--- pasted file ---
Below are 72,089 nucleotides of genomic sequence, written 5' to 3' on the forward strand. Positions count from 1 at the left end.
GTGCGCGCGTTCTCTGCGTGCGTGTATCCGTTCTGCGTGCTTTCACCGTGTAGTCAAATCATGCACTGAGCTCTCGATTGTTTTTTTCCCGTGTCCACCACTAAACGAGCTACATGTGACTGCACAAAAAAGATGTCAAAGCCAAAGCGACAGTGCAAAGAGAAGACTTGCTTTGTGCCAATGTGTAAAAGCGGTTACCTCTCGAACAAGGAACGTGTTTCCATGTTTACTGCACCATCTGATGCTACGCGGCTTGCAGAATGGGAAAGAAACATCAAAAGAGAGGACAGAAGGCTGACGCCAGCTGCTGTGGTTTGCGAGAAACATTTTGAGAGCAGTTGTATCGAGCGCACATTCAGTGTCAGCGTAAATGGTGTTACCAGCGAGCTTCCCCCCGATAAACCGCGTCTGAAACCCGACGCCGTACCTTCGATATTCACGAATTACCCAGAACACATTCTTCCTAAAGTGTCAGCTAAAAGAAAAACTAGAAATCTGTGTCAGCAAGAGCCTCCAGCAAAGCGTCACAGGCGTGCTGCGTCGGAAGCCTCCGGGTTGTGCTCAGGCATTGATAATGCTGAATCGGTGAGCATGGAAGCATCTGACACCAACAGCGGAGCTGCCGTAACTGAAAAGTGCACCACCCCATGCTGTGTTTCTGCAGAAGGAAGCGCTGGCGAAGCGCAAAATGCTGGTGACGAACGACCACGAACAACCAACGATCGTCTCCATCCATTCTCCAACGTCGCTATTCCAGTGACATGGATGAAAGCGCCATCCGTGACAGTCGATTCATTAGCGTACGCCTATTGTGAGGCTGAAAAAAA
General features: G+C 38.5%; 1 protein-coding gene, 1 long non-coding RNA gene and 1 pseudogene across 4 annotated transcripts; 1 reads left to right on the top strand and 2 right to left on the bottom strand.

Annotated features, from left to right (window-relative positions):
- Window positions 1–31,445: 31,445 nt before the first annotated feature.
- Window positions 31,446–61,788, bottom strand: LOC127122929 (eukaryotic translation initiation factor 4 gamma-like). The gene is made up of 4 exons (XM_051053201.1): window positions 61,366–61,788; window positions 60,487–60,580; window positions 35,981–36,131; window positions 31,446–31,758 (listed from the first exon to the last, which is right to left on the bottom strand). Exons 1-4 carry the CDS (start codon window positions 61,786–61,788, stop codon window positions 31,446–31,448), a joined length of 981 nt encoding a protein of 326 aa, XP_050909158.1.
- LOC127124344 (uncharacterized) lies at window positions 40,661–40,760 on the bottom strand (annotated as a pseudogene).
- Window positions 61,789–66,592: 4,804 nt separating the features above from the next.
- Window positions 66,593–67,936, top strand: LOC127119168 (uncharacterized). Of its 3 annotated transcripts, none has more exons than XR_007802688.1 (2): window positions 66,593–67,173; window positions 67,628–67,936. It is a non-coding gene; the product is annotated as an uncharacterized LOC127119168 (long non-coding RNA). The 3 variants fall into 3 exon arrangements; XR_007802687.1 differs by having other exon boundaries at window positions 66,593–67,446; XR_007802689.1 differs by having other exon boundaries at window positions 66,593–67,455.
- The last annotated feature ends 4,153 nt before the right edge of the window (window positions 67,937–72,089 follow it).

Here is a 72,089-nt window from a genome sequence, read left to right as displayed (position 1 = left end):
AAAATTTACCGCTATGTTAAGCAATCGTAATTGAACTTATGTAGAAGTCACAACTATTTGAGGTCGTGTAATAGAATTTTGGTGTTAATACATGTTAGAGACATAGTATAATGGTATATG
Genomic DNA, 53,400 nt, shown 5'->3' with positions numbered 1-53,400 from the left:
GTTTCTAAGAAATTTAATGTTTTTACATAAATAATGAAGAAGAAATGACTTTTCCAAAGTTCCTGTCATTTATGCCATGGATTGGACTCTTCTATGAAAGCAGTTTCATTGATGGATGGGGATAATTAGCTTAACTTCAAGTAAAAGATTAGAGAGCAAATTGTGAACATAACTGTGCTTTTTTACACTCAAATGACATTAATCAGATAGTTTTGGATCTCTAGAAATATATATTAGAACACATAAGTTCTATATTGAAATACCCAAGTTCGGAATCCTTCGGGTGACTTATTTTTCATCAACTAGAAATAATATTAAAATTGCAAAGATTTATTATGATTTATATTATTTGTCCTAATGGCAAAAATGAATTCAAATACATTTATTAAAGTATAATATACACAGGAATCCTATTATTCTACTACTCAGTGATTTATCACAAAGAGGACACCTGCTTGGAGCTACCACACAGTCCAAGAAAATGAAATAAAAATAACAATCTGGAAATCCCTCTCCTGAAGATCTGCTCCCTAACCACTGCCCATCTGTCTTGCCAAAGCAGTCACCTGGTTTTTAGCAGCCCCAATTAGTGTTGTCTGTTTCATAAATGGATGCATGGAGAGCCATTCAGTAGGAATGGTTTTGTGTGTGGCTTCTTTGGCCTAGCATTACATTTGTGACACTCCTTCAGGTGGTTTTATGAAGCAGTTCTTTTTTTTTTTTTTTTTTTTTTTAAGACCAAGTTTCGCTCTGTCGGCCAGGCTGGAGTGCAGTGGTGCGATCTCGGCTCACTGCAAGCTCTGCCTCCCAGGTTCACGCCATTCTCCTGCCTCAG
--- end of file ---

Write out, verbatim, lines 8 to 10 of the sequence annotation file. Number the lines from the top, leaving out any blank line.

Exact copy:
- Window positions 61,789–66,592: 4,804 nt separating the features above from the next.
- Window positions 66,593–67,936, top strand: LOC127119168 (uncharacterized). Of its 3 annotated transcripts, none has more exons than XR_007802688.1 (2): window positions 66,593–67,173; window positions 67,628–67,936. It is a non-coding gene; the product is annotated as an uncharacterized LOC127119168 (long non-coding RNA). The 3 variants fall into 3 exon arrangements; XR_007802687.1 differs by having other exon boundaries at window positions 66,593–67,446; XR_007802689.1 differs by having other exon boundaries at window positions 66,593–67,455.
- The last annotated feature ends 4,153 nt before the right edge of the window (window positions 67,937–72,089 follow it).